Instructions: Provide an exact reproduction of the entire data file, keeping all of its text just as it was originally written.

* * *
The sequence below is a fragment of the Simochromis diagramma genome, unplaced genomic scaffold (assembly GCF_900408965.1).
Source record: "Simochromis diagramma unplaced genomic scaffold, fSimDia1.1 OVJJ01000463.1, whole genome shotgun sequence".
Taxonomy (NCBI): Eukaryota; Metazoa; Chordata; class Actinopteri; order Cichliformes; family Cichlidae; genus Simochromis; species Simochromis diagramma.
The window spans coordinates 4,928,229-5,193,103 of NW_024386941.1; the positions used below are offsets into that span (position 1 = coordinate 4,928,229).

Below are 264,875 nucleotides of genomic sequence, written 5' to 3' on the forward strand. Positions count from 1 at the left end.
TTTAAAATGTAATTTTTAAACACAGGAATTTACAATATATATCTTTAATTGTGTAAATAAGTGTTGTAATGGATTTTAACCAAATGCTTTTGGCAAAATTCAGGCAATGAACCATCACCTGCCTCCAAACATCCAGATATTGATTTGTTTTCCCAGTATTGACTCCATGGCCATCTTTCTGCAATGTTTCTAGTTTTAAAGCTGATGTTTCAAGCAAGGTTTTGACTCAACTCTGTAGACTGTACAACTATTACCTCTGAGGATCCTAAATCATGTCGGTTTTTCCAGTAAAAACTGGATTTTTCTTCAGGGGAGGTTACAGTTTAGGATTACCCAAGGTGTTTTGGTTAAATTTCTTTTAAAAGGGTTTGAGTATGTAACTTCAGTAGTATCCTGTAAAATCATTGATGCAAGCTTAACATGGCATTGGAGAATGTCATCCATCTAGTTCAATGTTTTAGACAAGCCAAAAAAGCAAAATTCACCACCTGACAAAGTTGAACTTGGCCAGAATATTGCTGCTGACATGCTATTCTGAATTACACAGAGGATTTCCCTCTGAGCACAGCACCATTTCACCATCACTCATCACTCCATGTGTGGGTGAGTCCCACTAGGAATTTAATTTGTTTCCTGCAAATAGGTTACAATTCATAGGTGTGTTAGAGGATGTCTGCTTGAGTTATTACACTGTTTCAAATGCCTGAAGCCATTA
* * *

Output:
The sequence below is a fragment of the Simochromis diagramma genome, unplaced genomic scaffold (assembly GCF_900408965.1).
Source record: "Simochromis diagramma unplaced genomic scaffold, fSimDia1.1 OVJJ01000463.1, whole genome shotgun sequence".
Taxonomy (NCBI): Eukaryota; Metazoa; Chordata; class Actinopteri; order Cichliformes; family Cichlidae; genus Simochromis; species Simochromis diagramma.
The window spans coordinates 4,928,229-5,193,103 of NW_024386941.1; the positions used below are offsets into that span (position 1 = coordinate 4,928,229).

Below are 264,875 nucleotides of genomic sequence, written 5' to 3' on the forward strand. Positions count from 1 at the left end.
TTTAAAATGTAATTTTTAAACACAGGAATTTACAATATATATCTTTAATTGTGTAAATAAGTGTTGTAATGGATTTTAACCAAATGCTTTTGGCAAAATTCAGGCAATGAACCATCACCTGCCTCCAAACATCCAGATATTGATTTGTTTTCCCAGTATTGACTCCATGGCCATCTTTCTGCAATGTTTCTAGTTTTAAAGCTGATGTTTCAAGCAAGGTTTTGACTCAACTCTGTAGACTGTACAACTATTACCTCTGAGGATCCTAAATCATGTCGGTTTTTCCAGTAAAAACTGGATTTTTCTTCAGGGGAGGTTACAGTTTAGGATTACCCAAGGTGTTTTGGTTAAATTTCTTTTAAAAGGGTTTGAGTATGTAACTTCAGTAGTATCCTGTAAAATCATTGATGCAAGCTTAACATGGCATTGGAGAATGTCATCCATCTAGTTCAATGTTTTAGACAAGCCAAAAAAGCAAAATTCACCACCTGACAAAGTTGAACTTGGCCAGAATATTGCTGCTGACATGCTATTCTGAATTACACAGAGGATTTCCCTCTGAGCACAGCACCATTTCACCATCACTCATCACTCCATGTGTGGGTGAGTCCCACTAGGAATTTAATTTGTTTCCTGCAAATAGGTTACAATTCATAGGTGTGTTAGAGGATGTCTGCTTGAGTTATTACACTGTTTCAAATGCCTGAAGCCATTA